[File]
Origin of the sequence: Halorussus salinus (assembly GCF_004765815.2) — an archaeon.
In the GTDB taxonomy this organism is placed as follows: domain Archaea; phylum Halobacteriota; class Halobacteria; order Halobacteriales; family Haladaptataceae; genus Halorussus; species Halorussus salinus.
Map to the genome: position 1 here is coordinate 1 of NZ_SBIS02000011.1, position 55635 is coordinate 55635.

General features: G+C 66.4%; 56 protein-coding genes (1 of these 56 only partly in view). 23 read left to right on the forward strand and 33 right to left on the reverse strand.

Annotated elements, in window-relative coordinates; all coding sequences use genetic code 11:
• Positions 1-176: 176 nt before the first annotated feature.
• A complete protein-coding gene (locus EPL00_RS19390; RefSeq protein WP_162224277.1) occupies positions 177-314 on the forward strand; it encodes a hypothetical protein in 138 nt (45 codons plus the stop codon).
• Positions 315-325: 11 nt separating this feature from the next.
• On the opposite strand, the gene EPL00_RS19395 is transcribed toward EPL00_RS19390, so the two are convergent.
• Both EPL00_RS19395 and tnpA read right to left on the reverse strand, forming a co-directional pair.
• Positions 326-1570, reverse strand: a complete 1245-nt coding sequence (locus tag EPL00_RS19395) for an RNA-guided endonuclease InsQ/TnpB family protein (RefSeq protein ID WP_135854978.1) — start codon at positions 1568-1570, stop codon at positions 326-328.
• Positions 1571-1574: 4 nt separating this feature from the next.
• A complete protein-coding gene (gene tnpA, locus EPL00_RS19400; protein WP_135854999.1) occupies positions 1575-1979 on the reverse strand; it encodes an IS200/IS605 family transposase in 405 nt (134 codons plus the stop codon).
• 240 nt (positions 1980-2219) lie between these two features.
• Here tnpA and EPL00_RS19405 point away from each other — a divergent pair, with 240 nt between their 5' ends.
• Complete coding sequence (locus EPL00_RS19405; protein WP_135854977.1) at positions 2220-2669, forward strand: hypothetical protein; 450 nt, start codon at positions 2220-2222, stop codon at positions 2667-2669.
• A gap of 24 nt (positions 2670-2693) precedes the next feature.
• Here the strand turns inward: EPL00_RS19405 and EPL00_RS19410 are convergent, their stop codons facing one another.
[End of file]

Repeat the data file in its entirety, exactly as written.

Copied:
Origin of the sequence: Halorussus salinus (assembly GCF_004765815.2) — an archaeon.
In the GTDB taxonomy this organism is placed as follows: domain Archaea; phylum Halobacteriota; class Halobacteria; order Halobacteriales; family Haladaptataceae; genus Halorussus; species Halorussus salinus.
Map to the genome: position 1 here is coordinate 1 of NZ_SBIS02000011.1, position 55635 is coordinate 55635.

General features: G+C 66.4%; 56 protein-coding genes (1 of these 56 only partly in view). 23 read left to right on the forward strand and 33 right to left on the reverse strand.

Annotated elements, in window-relative coordinates; all coding sequences use genetic code 11:
• Positions 1-176: 176 nt before the first annotated feature.
• A complete protein-coding gene (locus EPL00_RS19390; RefSeq protein WP_162224277.1) occupies positions 177-314 on the forward strand; it encodes a hypothetical protein in 138 nt (45 codons plus the stop codon).
• Positions 315-325: 11 nt separating this feature from the next.
• On the opposite strand, the gene EPL00_RS19395 is transcribed toward EPL00_RS19390, so the two are convergent.
• Both EPL00_RS19395 and tnpA read right to left on the reverse strand, forming a co-directional pair.
• Positions 326-1570, reverse strand: a complete 1245-nt coding sequence (locus tag EPL00_RS19395) for an RNA-guided endonuclease InsQ/TnpB family protein (RefSeq protein ID WP_135854978.1) — start codon at positions 1568-1570, stop codon at positions 326-328.
• Positions 1571-1574: 4 nt separating this feature from the next.
• A complete protein-coding gene (gene tnpA, locus EPL00_RS19400; protein WP_135854999.1) occupies positions 1575-1979 on the reverse strand; it encodes an IS200/IS605 family transposase in 405 nt (134 codons plus the stop codon).
• 240 nt (positions 1980-2219) lie between these two features.
• Here tnpA and EPL00_RS19405 point away from each other — a divergent pair, with 240 nt between their 5' ends.
• Complete coding sequence (locus EPL00_RS19405; protein WP_135854977.1) at positions 2220-2669, forward strand: hypothetical protein; 450 nt, start codon at positions 2220-2222, stop codon at positions 2667-2669.
• A gap of 24 nt (positions 2670-2693) precedes the next feature.
• Here the strand turns inward: EPL00_RS19405 and EPL00_RS19410 are convergent, their stop codons facing one another.